Despite the threat of a White House veto, the Senate voted 86 to 13 yesterday to expand the Superfund toxic-waste cleanup program nearly fivefold and levy a new tax on manufactured goods to pay for it.

Sen. Robert T. Stafford (R-Vt.), the bill's floor manager, said the margin of approval suggests that a veto could be overridden.

"When the president thinks about the needs of the country, the size of the Senate support and maybe his own niche in history, I think he'll sign the bill," Stafford said.

The vote moves the action on Superfund to the House, where a divisive battle among Democrats has prevented any Superfund measure from reaching the floor.

The Senate bill, formally called the Superfund Improvement Act of 1985, would reauthorize the 5-year-old law through 1990 and provide $7.5 billion to clean up the worst of the nation's toxic dumps.

Its passage, however, was quickly criticized by environmental lobbyists, who contend it is inadequately funded and includes major retreats from the current law's strict standards of liability for toxic pollution.

"The Senate has voted to weaken the cleanup liability provisions to the point where it will be extremely difficult for citizens to hold polluters accountable for the damages they have caused," said Daniel Becker of Environmental Action.

The Reagan administration advocates a smaller Superfund, contending the Environmental Protection Agency cannot effectively spend more than $1 billion a year. According to administration officials, however, President Reagan's veto threat is aimed not at the program's size but at the method the Senate chose to raise the money.

More than $5 billion would come from a .08 percent tax, in essence a value-added tax, on more than 30,000 manufacturers with more than $5 million in annual sales. Industry groups have attacked the VAT as a dangerous precedent and an unfair burden on nonpolluting industries.

"It's a foot in the door," said a spokesman for the National Association of Manufacturers, which fears the tax will become an irresistible tool for attacking the federal deficit.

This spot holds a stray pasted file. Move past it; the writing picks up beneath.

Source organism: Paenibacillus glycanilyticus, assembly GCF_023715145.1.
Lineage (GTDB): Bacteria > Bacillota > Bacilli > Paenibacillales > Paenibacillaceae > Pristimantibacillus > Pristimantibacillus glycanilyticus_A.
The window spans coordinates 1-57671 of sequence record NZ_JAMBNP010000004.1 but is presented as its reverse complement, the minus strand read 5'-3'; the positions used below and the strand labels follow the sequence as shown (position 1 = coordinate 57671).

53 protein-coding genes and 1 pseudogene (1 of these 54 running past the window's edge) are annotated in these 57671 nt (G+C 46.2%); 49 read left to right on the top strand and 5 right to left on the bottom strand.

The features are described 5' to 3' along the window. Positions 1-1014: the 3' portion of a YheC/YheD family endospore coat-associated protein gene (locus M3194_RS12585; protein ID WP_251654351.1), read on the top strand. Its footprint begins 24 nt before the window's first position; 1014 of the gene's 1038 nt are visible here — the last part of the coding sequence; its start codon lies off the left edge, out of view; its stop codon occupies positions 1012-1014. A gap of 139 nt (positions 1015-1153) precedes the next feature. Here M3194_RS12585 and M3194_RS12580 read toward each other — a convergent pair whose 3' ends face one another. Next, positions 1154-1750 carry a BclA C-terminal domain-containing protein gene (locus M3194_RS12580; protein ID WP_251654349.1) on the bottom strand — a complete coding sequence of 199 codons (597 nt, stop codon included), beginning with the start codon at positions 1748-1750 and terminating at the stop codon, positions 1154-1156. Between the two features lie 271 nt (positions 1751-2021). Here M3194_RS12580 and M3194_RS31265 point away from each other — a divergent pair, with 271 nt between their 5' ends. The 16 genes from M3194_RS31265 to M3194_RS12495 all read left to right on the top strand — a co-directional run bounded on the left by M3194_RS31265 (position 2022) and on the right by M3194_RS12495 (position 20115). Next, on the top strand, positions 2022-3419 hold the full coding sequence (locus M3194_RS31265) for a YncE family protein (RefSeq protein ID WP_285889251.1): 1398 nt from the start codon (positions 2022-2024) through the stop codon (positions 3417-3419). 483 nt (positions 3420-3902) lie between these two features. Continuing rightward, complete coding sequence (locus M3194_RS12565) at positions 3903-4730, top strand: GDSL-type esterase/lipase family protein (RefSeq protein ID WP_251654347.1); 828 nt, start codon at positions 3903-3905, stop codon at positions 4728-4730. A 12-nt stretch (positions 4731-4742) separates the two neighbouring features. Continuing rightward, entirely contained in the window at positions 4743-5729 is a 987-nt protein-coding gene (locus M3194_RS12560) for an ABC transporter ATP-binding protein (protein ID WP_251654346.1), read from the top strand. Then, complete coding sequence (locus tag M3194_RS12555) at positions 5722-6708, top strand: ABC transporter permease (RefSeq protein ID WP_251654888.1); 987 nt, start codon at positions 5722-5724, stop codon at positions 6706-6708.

Many lawmakers also oppose the tax on grounds that it is nothing more than a national sales tax that will fall disproportionately on lower-income groups.

The tax was approved by the Senate Finance Committee, whose chairman, Bob Packwood (R-Ore.), defended it as the fairest revenue measure the panel could find to accommodate the growing needs of Superfund without adding to the federal deficit.

"Every industry that would be subject to this excise tax, as best I can tell, does not want to be subject to this excise tax," he said.

There was no serious attempt on the floor to replace the tax with any other revenue-raising measure. Instead, several senators accused the administration of failing to come up with its own revenue plan for Superfund.

"They've copped out on alternatives," said Sen. David F. Durenberger (R-Minn.). "We're in a quandary here. We're all put in the box of choosing between the politics of toxic waste and the politics of the deficit."

The Senate bill makes few major changes in the Superfund program, which was established in 1980 after New York's Love Canal, Kentucky's "Valley of the Drums" and other highly publicized chemical burial grounds focused national attention on the growing problem of leaking toxic dumps.

In one amendment strongly opposed by environmental groups, lawmakers accepted a provision designed to speed cleanups by allowing the EPA to allocate costs among polluters. Environmentalists regard the change as a serious weakening of the current law's strict liability standard, which holds that any single contributor to a toxic dump may be held liable for the cost of the entire cleanup. EPA officials consider the strict standard a useful enforcement tool, but industry groups argued for less-stringent liability provisions.

Earlier this week, lawmakers narrowly rejected one of the bill's most controversial provisions, an experimental project to compensate victims of exposure to toxic contamination for their medical expenses. The administration and industry groups strongly opposed the provision, fearing it would lead to an open-ended entitlement program.

Backers pledged to keep fighting for some form of victims' assistance. "Thirty-five million people in our society lack any form of health insurance whatsoever, and many of these millions live in areas exposed to the deadly dangers of toxic waste," said Sen. Edward M. Kennedy (D-Mass.).

The Senate also strengthened provisions giving citizens more access to information on hazardous waste in their communities.

In the House, a $10 billion version of Superfund was reported by a bitterly divided Energy and Commerce Committee last July. That measure, regarded as inadequate by environmental groups and several key Democrats, still faces action by three other committees and floor action on it is not expected until mid-October.